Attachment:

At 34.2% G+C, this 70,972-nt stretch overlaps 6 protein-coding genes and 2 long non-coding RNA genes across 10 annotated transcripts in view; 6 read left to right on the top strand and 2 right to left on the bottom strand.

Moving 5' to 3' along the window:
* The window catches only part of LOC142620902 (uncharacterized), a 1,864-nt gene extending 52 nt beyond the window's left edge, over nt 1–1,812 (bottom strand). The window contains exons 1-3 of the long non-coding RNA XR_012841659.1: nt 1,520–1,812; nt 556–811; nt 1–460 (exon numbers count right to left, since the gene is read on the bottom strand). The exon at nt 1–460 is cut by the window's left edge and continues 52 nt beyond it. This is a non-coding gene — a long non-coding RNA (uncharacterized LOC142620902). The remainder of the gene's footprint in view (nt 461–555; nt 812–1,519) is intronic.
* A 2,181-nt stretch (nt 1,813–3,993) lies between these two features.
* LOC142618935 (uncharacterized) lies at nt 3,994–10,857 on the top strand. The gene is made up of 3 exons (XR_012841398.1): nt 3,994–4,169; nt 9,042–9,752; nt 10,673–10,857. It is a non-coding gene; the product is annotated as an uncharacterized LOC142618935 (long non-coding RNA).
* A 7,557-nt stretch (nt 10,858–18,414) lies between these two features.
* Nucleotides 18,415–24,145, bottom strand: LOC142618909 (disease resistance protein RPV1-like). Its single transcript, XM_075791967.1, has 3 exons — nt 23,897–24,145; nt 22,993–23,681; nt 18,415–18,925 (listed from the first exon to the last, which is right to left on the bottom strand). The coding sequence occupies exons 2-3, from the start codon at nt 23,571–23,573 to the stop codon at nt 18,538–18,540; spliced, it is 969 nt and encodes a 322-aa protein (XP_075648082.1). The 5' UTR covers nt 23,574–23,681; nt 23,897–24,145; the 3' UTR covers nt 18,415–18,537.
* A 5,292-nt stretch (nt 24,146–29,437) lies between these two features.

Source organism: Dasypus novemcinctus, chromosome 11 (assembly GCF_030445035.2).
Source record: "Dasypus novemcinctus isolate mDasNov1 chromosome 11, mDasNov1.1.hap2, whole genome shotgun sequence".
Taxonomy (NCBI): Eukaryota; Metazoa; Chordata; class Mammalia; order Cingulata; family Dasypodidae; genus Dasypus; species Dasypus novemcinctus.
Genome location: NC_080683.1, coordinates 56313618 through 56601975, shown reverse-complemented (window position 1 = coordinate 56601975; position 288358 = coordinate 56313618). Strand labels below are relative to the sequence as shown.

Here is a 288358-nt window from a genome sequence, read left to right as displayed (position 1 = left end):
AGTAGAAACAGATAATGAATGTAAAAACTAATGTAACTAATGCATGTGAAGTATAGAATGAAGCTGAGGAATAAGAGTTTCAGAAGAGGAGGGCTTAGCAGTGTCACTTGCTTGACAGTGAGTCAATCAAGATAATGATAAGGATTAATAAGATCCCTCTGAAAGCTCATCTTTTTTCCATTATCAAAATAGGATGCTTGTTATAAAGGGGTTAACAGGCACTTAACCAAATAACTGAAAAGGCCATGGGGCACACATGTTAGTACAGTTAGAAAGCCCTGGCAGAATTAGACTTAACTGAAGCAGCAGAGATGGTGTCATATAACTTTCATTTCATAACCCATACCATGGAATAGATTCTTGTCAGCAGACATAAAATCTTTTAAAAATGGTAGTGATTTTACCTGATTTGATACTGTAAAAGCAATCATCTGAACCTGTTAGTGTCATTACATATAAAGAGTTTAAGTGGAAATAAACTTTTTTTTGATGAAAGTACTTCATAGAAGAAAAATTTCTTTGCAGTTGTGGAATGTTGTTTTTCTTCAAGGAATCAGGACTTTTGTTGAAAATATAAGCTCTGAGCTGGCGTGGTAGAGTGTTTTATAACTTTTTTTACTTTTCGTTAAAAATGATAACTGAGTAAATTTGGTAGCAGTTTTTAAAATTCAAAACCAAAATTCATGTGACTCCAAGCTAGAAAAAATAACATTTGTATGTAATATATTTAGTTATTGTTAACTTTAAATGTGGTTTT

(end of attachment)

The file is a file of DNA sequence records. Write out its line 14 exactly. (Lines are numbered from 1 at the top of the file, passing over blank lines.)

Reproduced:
AGTAGAAACAGATAATGAATGTAAAAACTAATGTAACTAATGCATGTGAAGTATAGAATGAAGCTGAGGAATAAGAGTTTCAGAAGAGGAGGGCTTAGCAGTGTCACTTGCTTGACAGTGAGTCAATCAAGATAATGATAAGGATTAATAAGATCCCTCTGAAAGCTCATCTTTTTTCCATTATCAAAATAGGATGCTTGTTATAAAGGGGTTAACAGGCACTTAACCAAATAACTGAAAAGGCCATGGGGCACACATGTTAGTACAGTTAGAAAGCCCTGGCAGAATTAGACTTAACTGAAGCAGCAGAGATGGTGTCATATAACTTTCATTTCATAACCCATACCATGGAATAGATTCTTGTCAGCAGACATAAAATCTTTTAAAAATGGTAGTGATTTTACCTGATTTGATACTGTAAAAGCAATCATCTGAACCTGTTAGTGTCATTACATATAAAGAGTTTAAGTGGAAATAAACTTTTTTTTGATGAAAGTACTTCATAGAAGAAAAATTTCTTTGCAGTTGTGGAATGTTGTTTTTCTTCAAGGAATCAGGACTTTTGTTGAAAATATAAGCTCTGAGCTGGCGTGGTAGAGTGTTTTATAACTTTTTTTACTTTTCGTTAAAAATGATAACTGAGTAAATTTGGTAGCAGTTTTTAAAATTCAAAACCAAAATTCATGTGACTCCAAGCTAGAAAAAATAACATTTGTATGTAATATATTTAGTTATTGTTAACTTTAAATGTGGTTTT